“The simple act of being able to notice them means we are able to respond to them in a helpful way. Most of my clients have racing minds so are always trying to block out thoughts, which, annoyingly, just promotes more thoughts. Allowing them in, watching them, letting them go and returning to your senses, and maybe focusing on your breathing, will quieten your mind down.”

Meadows offers private consultations, webinars and retreats both in the UK, such as at Rockliffe Hall hotel in County Durham, and overseas. The Mental Health Foundation offers online courses only. McCulloch says: “Our ‘Be Mindful’ course lasts four weeks and can be undertaken anywhere with internet access. It consists of ten online sessions featuring videos and interactive exercises led by expert mindfulness practitioners.” So there is no excuse not to be at your best.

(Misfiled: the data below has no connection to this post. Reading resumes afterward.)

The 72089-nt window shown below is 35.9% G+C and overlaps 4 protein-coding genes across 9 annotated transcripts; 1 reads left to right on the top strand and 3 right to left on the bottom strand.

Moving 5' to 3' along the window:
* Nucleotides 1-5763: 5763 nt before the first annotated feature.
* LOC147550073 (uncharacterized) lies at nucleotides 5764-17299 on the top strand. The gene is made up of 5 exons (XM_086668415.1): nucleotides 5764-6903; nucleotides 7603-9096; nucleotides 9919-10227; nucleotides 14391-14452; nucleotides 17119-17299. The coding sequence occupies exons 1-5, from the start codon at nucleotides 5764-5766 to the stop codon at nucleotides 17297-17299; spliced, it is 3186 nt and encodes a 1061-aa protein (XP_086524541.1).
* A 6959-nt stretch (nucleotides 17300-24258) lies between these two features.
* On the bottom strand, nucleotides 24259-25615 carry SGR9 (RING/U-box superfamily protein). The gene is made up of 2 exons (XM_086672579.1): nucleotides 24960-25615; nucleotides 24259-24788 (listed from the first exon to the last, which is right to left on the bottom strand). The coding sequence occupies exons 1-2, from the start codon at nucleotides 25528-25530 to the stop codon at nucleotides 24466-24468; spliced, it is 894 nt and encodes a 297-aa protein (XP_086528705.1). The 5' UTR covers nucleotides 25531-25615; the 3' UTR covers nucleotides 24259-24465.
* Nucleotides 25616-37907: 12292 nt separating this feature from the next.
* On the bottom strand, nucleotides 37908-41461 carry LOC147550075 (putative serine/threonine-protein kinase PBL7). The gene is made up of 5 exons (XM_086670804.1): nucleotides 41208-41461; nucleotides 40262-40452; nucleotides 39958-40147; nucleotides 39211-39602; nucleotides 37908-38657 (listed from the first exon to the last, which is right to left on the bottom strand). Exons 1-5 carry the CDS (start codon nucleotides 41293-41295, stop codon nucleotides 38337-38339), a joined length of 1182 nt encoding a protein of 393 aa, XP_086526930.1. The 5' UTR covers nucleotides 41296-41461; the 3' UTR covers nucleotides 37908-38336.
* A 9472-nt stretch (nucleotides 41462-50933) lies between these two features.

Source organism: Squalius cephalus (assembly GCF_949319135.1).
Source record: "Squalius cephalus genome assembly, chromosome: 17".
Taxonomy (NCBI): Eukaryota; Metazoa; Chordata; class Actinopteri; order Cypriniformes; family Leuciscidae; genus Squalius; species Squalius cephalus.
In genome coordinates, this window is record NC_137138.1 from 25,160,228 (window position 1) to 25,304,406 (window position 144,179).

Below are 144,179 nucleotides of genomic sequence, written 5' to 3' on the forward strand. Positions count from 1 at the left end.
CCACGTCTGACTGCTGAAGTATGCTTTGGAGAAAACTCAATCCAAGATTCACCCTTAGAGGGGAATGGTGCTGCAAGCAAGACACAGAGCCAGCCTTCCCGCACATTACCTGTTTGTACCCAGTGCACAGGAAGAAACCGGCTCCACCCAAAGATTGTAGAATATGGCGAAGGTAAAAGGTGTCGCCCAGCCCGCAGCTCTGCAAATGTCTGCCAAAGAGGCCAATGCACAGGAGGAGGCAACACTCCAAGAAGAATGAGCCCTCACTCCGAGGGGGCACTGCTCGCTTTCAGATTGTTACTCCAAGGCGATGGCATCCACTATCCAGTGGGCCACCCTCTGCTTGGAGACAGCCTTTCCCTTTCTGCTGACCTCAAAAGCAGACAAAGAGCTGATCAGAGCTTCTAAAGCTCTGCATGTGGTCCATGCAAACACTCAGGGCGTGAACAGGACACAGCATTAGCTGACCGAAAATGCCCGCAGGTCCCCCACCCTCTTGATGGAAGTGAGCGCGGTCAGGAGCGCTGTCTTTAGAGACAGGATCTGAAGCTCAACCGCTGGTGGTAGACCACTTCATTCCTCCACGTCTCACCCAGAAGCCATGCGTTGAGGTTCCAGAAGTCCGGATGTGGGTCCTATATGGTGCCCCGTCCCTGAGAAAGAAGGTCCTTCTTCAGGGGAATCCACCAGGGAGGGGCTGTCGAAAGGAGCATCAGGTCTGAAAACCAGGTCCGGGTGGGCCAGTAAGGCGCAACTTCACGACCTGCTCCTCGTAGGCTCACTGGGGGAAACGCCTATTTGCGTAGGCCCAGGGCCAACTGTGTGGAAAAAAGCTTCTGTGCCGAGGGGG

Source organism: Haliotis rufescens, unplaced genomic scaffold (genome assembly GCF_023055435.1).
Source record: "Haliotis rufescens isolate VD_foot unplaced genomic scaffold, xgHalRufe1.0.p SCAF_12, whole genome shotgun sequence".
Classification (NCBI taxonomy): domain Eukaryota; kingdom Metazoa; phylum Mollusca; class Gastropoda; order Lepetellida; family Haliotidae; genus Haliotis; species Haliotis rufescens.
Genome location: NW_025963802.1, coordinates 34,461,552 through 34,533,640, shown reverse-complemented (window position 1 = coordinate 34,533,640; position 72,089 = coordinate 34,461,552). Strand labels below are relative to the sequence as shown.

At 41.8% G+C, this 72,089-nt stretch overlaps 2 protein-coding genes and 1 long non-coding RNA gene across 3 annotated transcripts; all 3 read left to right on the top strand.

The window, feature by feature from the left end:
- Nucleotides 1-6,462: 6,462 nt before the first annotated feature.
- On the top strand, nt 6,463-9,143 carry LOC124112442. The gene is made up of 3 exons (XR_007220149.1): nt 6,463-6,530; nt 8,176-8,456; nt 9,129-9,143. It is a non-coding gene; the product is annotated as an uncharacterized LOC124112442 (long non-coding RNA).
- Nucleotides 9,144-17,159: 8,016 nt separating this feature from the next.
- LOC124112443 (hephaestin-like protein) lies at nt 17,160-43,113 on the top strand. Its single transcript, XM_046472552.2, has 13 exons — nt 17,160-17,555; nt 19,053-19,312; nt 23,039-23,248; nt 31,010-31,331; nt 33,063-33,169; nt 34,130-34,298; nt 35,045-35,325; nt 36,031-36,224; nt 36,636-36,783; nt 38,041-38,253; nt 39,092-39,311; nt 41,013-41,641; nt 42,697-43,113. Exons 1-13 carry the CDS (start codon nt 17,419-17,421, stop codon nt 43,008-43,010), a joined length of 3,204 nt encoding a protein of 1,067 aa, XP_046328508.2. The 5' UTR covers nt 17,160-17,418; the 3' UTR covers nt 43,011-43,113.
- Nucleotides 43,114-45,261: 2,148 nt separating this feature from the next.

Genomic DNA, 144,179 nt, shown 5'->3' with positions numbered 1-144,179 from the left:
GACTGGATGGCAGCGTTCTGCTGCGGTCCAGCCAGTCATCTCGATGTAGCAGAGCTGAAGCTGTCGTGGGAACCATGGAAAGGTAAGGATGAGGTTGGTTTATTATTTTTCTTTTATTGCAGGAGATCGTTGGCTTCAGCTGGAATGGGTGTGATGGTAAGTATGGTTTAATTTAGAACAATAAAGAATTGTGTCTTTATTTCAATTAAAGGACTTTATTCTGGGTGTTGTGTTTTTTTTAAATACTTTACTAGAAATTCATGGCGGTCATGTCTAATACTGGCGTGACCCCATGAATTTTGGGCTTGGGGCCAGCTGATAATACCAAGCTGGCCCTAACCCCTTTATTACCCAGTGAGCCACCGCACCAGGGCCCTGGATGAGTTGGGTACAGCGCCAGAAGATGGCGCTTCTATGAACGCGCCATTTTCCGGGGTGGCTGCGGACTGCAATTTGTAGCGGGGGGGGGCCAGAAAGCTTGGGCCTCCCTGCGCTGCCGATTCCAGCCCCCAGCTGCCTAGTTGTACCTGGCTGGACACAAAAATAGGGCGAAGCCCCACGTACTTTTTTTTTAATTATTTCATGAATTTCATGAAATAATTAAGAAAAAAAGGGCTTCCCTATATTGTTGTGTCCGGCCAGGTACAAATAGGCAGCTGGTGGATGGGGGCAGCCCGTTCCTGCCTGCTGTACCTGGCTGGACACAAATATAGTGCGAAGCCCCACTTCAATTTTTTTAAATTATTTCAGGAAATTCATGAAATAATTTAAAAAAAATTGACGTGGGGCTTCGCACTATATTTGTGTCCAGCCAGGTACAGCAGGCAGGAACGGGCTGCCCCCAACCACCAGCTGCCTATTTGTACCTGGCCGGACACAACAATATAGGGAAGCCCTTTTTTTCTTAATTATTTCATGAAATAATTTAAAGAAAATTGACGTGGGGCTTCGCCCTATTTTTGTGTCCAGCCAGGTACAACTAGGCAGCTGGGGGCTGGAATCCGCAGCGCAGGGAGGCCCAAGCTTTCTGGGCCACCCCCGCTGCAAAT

Meditate away

A good way to kick-start a new life habit is to book a stay at a health resort. Wellbeing Escapes specialises in fitness holidays, detox breaks and meditation retreats, working with about 50 properties in destinations such as India, Thailand and Bhutan.

Stella Photi, who founded the company in 2005, says: “A high proportion of our clients are executives and high-flyers who know that they need to be at their best to cope with the challenges of today’s business world. These people are investing more of their time on holidays that will keep them at the top of their game – a well-being holiday will bring benefits long after their tan has faded.”

The luxurious Sha Wellness Clinic near Alicante in Spain is two hours by plane from London. It offers short stints such as the four-day “Executive Health” programme, which includes a medical check-up, therapeutic massages, stress management classes and health training. It is also one of the resorts to offer Wellbeing Escapes’ “Mind Unwind” package, which includes a meditation component.